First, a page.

1. Between chores on the ranch before school, school, football practice, homework and chores before bedtime, my son has about 5 minutes a night to play video games.

  14. The real problem with laws like that is where do you stop. To day their are people on the left who think using pronouns such as he,she,him her … ect, as threats. Back in the day ” I’m going on a tri-state killing spree” and ” I’m going to go postal” have been used as metaphors and similes for I am angry right now. To protect this kind of thing is why we have the first amendment.

    1. When was the last time anyone went postal, just out of curiosity? It just doesn’t seem to be a thing anymore. Interesting or did the media just stop covering it and sensationalizing it? (Okay, I admit those two are too close to make a distinction).

  15. >>comments are felonies

    comments. are. felonies.

    1. What about witty ripostes?

      1. Rapier wit? Assault with a deadly weapon, duh.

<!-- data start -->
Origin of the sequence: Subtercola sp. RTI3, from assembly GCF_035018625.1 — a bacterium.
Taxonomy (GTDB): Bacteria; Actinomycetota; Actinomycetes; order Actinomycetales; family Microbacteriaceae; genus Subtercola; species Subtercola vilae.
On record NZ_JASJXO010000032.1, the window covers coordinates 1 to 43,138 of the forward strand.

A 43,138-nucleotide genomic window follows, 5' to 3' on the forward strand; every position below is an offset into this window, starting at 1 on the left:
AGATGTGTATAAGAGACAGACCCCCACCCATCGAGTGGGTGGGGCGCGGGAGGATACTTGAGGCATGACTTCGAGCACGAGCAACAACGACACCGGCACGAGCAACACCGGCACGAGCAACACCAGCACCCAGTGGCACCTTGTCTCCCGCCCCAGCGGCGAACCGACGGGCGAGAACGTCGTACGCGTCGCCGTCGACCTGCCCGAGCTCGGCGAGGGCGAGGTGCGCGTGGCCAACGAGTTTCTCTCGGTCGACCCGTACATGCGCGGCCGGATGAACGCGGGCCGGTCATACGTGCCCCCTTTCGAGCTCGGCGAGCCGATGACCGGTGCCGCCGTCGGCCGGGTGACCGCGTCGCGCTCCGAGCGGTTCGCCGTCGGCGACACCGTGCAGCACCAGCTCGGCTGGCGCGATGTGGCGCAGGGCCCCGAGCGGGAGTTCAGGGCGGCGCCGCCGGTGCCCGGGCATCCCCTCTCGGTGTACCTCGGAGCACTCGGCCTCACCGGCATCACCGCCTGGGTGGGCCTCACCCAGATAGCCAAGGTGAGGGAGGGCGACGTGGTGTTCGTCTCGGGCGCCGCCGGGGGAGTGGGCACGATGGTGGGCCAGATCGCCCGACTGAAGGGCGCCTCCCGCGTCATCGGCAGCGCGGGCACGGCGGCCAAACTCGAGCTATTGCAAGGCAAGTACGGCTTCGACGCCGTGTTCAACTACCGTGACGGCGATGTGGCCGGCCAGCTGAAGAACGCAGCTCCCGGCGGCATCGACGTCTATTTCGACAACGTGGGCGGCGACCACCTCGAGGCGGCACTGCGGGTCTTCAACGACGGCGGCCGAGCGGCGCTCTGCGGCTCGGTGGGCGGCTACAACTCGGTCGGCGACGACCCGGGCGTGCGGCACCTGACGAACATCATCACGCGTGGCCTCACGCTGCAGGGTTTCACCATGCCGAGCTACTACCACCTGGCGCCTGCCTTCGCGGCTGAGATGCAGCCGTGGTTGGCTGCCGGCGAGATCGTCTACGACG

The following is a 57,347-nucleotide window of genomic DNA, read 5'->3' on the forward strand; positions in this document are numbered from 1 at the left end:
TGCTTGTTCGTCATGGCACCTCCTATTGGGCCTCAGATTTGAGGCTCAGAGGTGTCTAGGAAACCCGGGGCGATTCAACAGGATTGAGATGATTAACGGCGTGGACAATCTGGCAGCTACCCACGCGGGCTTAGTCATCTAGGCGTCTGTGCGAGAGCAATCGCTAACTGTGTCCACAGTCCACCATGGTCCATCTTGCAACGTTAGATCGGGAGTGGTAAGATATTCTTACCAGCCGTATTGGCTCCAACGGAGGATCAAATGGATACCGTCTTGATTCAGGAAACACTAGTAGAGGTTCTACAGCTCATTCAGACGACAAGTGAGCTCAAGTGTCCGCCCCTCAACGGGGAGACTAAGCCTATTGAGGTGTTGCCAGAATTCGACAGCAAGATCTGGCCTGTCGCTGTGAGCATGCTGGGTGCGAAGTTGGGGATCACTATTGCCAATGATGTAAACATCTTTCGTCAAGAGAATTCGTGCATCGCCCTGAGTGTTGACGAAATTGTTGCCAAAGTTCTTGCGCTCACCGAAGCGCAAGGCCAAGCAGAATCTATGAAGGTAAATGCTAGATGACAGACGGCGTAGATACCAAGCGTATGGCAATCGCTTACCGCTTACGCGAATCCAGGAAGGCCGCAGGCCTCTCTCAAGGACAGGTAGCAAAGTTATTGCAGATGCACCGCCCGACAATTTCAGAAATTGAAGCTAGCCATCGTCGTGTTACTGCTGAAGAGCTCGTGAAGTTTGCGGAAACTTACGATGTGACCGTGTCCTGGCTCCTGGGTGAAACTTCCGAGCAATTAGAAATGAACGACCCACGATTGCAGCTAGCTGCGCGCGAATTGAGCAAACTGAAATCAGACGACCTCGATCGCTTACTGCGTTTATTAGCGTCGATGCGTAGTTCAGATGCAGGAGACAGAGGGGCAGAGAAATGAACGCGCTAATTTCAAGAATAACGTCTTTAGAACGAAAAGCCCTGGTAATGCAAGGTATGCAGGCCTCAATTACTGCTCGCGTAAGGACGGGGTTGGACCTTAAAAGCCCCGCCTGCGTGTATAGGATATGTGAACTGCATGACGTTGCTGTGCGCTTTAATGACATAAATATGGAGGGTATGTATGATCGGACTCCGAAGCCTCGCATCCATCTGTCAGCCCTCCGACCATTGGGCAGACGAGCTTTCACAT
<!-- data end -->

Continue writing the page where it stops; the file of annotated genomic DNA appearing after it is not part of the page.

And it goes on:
2. ripostes. are. felonies.

        1. Hyperbole and logical fallacies?

          1. It’s felonies all the way down.

    2. Hihn and his socks hardest hit. [Left{(π√56)-678.990}]/{∆right×(libertarian+goobers)}=|-7|

  16. Since there’s no such thing as an m15 I don’t see how it could be a threat.

    1. saac Bartram
      August.22.2019 at 5:10 pm
      From Wikipedia:

      “M15
      The M15 Squad Automatic Weapon was a modified M14 developed as a replacement for the .30-06 M1918 Browning Automatic Rifle for use as a squad automatic weapon. It added a heavier barrel and stock, two pistol grips (one fixed, one folding) a hinged buttplate, a selector switch for fully automatic fire, and a bipod. The sling was from the BAR. Like the M14, it was chambered for 7.62×51mm NATO.

      Firing tests showed that the M14, when equipped with the selector switch, hinged buttplate and bipod, performed as well as the M15. As a result, the M15 was dropped and the modified M14 became the squad automatic weapon. Accuracy and control problems with this variant led to the addition of a pistol grip, a folding rubber covered metal foregrip and a muzzle stabilizer. However, it was a poor suppressive fire weapon owing to 20-round magazines and it overheated rapidly.”